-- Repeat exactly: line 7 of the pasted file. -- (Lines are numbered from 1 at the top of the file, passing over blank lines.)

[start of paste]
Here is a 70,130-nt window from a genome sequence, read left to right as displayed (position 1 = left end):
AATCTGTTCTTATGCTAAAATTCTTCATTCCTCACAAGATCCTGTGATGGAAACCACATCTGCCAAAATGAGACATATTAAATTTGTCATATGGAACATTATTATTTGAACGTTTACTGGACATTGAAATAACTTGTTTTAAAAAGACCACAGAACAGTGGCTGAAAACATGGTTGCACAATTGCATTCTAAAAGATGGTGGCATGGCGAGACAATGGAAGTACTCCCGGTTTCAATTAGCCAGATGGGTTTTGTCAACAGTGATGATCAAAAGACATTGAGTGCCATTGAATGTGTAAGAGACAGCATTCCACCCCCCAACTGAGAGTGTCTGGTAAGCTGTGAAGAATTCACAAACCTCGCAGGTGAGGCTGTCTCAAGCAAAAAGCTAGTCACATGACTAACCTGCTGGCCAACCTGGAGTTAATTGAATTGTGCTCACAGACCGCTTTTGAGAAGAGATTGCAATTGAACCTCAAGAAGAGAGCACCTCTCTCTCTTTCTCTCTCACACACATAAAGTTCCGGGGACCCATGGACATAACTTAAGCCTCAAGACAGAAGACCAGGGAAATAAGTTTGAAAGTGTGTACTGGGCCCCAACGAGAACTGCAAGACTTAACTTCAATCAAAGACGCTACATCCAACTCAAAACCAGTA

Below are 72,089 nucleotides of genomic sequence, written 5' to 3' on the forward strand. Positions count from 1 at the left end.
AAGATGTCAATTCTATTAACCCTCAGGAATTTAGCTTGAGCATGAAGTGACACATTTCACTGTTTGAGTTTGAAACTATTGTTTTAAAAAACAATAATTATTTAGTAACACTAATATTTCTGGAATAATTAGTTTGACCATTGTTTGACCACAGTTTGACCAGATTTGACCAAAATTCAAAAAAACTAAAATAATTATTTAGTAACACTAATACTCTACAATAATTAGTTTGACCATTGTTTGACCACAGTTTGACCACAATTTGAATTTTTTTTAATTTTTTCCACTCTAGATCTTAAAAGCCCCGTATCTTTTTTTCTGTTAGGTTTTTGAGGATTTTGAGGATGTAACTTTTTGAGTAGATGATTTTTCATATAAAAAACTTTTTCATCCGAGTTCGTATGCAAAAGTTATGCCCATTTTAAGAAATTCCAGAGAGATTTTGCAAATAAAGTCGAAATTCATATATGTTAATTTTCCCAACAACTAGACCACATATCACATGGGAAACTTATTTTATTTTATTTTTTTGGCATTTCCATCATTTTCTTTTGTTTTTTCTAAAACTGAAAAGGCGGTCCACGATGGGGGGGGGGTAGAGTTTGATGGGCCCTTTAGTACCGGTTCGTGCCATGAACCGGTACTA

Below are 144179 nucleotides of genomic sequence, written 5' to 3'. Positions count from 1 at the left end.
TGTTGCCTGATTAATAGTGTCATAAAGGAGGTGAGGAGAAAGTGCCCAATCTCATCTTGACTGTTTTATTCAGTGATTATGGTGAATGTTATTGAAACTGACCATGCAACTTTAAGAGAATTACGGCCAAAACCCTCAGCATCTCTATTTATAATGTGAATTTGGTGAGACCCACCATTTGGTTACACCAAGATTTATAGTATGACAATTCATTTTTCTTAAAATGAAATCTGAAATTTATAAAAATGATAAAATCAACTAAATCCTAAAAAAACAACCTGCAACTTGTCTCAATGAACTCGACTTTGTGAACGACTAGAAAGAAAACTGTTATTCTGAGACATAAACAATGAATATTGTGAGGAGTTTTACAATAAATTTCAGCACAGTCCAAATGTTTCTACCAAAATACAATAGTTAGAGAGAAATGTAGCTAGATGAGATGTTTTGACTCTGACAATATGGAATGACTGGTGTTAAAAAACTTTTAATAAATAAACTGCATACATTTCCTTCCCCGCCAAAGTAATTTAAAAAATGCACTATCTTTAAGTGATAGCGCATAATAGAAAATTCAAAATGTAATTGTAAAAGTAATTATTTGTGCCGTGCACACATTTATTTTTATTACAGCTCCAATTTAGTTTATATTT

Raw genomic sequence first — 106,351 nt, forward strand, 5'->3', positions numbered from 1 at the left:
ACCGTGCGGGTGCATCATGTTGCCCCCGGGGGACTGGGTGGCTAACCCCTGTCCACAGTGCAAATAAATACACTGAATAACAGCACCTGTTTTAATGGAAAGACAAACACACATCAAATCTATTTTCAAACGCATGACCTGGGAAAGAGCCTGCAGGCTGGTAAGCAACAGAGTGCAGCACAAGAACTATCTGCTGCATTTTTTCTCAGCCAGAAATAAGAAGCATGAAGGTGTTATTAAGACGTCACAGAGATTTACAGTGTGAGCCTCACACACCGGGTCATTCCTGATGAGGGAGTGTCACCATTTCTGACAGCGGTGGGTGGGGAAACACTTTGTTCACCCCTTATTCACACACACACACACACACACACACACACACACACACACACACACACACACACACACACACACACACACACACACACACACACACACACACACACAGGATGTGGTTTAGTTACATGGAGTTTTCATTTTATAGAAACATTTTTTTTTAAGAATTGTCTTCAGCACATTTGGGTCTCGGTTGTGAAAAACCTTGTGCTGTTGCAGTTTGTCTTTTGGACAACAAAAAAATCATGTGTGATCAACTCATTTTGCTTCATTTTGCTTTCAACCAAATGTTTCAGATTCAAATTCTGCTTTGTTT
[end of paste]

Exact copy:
Raw genomic sequence first — 106,351 nt, forward strand, 5'->3', positions numbered from 1 at the left: